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October 25, 2006 | South Carolina Headlines


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Fantasy or Fact
Jonathan Pait
October 6, 2003

One of the purposes of my columns is to attempt to present a balanced view of Christian Fundamentalism.  It is not to win people to my point of view as much as it is to have them look beyond the stereotypes when considering this little understood group. It has been a rather frustrating endeavor at times.  Reason seems to be trumped by prejudice.  Not that I mind people having prejudice – it would just be nice if they admitted it.

Take a recent comment made in regard to my last column, “Luther, The Passion and civil discourse.”  My first response was, “Here we go.  He missed the whole point of the column.”  My second response was “Hey, I think I have the answer why I never seem to break through!”  So, I say thanks to Ron from York for giving me the catalyst to my revelation.

"The Passion" is merely another tired example of art projecting myth...of fiction imitating fiction. Any honest dramatization of this particular religious fantasy would of course include carnage and archaic prejudices, and so I don't understand the controversy.

      -- Ron from York

People such as Ron view The Passion (not just the movie, but the account in scripture) as somehow anti-Semitic because they operate from the premise that the account is a fantasy and not an actual event.  Therefore, the author must have had an agenda to push against the Jews and made up the story of the Jewish rulers inciting the mob to demand a Roman crucifixion of Jesus.  It then follows that adherence to this story means a shared agenda with the supposedly anti-Semitic author.

However, if the account is a historical record then it is not possible that the actions of the Jewish rulers were included solely for the purpose of putting down an entire family of people. The events are merely the cold hard facts.  There is no thinly veiled agenda.

This is why Christians look at people like Ron as though they have fallen out of a tree.  "The Passion is anti-Semitic?  What are you talking about?"  At the same time the Rons of the world look at Christians and say, "You guys just use these stories to buttress your own prejudices."

The reason why it is impossible to have a reasonable discussion on the matter is that we operate from two opposing premises.  It is impossible to debate two diverging lines of logic.  Still, I would make the point that the Rons should be willing to see that by operating from our premise (however wrong that premise may seem to them) it is possible that our intents are not malicious.  Specifically, that someone such as Mel Gibson is not anti-Semitic just because he produces an accurate portrayal of Jesus’ death.

It is the same as trying to accuse people who recognize the historical fact of the Holocaust of having some archaic prejudice against Germans.  The accuser says, “You wouldn’t write stories and make movies about the Holocaust if you didn’t have an agenda against Germans.  You make the descriptions of what took place there so horrific because that supports your fantasy.”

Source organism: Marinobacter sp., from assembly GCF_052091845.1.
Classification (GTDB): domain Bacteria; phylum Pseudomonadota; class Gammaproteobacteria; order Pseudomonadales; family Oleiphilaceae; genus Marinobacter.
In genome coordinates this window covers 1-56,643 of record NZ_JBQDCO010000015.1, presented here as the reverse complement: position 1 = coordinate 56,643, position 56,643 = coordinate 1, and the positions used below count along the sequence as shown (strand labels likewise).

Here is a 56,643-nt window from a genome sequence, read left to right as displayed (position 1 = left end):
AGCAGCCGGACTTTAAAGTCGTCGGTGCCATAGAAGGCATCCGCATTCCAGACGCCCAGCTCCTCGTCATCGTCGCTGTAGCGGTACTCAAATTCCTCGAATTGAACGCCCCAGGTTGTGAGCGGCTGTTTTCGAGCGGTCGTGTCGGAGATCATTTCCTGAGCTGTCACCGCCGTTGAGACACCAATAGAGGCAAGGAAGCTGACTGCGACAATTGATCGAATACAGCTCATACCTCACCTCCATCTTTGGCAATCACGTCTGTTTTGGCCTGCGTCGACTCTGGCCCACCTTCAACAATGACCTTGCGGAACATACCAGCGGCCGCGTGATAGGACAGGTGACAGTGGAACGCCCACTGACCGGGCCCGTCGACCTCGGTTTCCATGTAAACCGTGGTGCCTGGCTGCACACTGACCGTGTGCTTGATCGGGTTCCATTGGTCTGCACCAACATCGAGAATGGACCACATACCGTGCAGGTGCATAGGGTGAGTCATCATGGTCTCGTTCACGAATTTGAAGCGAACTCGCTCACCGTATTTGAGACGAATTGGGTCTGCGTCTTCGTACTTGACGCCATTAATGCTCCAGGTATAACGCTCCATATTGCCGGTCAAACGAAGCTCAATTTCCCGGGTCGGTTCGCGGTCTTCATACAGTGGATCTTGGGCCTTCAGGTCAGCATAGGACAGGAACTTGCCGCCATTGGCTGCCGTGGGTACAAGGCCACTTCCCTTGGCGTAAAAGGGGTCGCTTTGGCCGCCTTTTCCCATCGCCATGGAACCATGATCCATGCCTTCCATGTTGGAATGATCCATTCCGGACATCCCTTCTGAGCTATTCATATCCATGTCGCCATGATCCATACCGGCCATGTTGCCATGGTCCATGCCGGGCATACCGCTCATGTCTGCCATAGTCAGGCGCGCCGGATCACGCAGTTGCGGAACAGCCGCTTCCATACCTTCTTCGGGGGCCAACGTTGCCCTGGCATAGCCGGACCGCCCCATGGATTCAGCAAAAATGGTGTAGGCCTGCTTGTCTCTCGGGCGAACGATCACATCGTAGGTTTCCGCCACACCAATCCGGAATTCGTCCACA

“Hold it,” you say.  “It isn’t a fair comparison because the Holocaust is a historical fact.  You can’t judge all Germans because of what some did sixty years ago.  Just because you recognize the historical fact of the Holocaust does not make you anti-German.”  Exactly. 

Christians maintain that Christ’s Passion is historical fact.  There are corroborating historical accounts and there is no opposing historical record to discount the event.  Yes, it does ultimately come down to belief.  However, the focus of the belief is not in the events, but the person of Christ.  The events are incidental to purpose.

The Christian who has been transformed by a relationship with Jesus Christ does not focus on the Roman soldiers who gambled for his garment.  They do not see the Jewish leaders playing the politics of their day.  They see Christ dying on the cross for their own sins – dying for the sins of the soldier who will soon cast a spear through his side and dying for those same leaders who desired his death.

Here is where we get to the crux of the matter.  For people such as Ron, The Passion must be a fantasy.  If it isn’t, then they are held accountable for their response to this story.  If the story is true, then Christ died on that cross for them as well.  It means that they too are sinners in need of a Savior.

For the Christian Fundamentalist, The Passion is a reality.  Because it is, they must tell others about that truth.  This puts the two groups in conflict.

It is much easier to proclaim the Bible a myth.  It soothes the conscience to proclaim its writers charlatans who sought their own promotion.  It relieves the mind to accuse those who believe the Bible to be true of being narrow-minded, hate-filled, religious bigots.

But, what if it is true?

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I don't think people are opposed to your believing that Christ died for all of our sins, as much as they are opposed to the religious fundamentalists who use the Jewish folks' historical refusal to "accept Christ as Savior" as a reason to either persecute them, or patronize them, or attempt to insistently convert them. . . .

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